Abong’o Malik Obama wants to have a career in politics like his half-brother, President Barack Obama. However, hours after the polls closed in Kenya’s elections last night, Mr. Obama said he wasn’t sure whether his bid to be governor of Siaya County was a success and he is concerned the election results may have been tampered with. He’s also extremely angry about tabloid coverage of his campaign. “It’s impossible to tell at this time, the whole system crashed,” Mr. Obama told Politicker when we called him Tuesday morning to inquire about the election. “We have no idea, it’s still hanging out there, and I myself am extremely disappointed and there is a high risk that the results may be manipulated.” Yesterday’s elections are the first under the 2010 Constitution of Kenya, which was ratified after the 2007 election ended with widespread violence and a disputed result. Though the voting yesterday proceeded largely without violence, there were reports of technical problems at many polling places. Mr. Obama said he stayed up late into the night and was given no information about the election result from officials. “I was sitting out there at the tallying center for the county up until almost 1 o’clock last night and there’s a complete blackout,” he explained.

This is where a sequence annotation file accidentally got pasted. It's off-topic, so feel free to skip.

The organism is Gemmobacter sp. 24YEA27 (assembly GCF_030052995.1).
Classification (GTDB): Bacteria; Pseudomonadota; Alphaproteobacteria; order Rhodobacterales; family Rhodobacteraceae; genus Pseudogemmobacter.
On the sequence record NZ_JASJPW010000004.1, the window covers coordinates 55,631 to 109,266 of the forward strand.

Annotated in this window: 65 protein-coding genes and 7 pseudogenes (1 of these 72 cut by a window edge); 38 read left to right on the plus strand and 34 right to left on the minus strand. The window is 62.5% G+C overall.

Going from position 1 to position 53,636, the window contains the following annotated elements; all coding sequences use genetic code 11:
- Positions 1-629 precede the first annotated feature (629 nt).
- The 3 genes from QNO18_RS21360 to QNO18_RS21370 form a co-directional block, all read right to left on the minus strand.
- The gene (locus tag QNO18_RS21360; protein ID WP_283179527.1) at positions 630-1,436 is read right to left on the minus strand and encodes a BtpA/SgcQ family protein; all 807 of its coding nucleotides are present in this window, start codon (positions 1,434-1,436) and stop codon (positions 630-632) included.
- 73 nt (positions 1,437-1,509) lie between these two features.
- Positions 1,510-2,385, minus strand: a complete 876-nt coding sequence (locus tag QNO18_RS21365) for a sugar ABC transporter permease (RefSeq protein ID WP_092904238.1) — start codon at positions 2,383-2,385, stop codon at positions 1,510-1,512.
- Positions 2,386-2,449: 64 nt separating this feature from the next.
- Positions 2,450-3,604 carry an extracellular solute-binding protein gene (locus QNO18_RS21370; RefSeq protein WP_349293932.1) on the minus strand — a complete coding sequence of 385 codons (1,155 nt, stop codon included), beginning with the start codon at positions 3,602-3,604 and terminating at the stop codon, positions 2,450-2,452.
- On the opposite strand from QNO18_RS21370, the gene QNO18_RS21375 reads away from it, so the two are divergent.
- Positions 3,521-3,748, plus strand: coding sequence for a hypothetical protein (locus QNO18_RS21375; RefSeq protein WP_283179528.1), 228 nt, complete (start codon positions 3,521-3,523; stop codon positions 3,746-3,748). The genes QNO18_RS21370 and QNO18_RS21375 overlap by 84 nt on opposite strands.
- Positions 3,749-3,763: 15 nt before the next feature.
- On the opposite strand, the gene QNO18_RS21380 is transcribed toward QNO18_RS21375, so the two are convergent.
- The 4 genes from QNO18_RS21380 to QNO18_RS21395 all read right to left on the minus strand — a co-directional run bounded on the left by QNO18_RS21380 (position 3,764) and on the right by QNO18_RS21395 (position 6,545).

The new constitution divided Kenya into 47 counties including Siaya, which contains more than 800,000 residents and the hometown of the president’s father, Barack Obama Sr. Mr. Obama is the first child of the elder Barack Obama. He was born three years prior to his presidential sibling, who has a different mother. Mr. Obama operates a charity called the Barack H. Obama Foundation, which, according to its website, “is entirely the idea of Abon’go Malik Obama, in memory of their father, and is not dependent on the endorsement of his brother, President Barack Obama.”
As of this writing, the website of Kenya’s Independent Electoral and Boundaries Commission, which is overseeing the election, shows Uhuru Kenyatta with a lead in Kenya’s presidential race. Mr. Kenyatta and his running mate are two of the four people who have been charged by the International Criminal Court with “crimes against humanity” for allegedly orchestrating the violence after the last elections that left over 1,000 people dead. The United States and other Western nations have promised unspecified “consequences” if Mr. Kenyatta emerges victorious.
Though the IEBC site is showing results for the presidential election, it does not display results for other local offices including Mr. Obama’s governor’s race in Siaya. The IEBC did not pick up their “election hotline” when we called to inquire about the results. Mr. Obama is running as an independent candidate, a situation he said has left him with a tougher path to victory.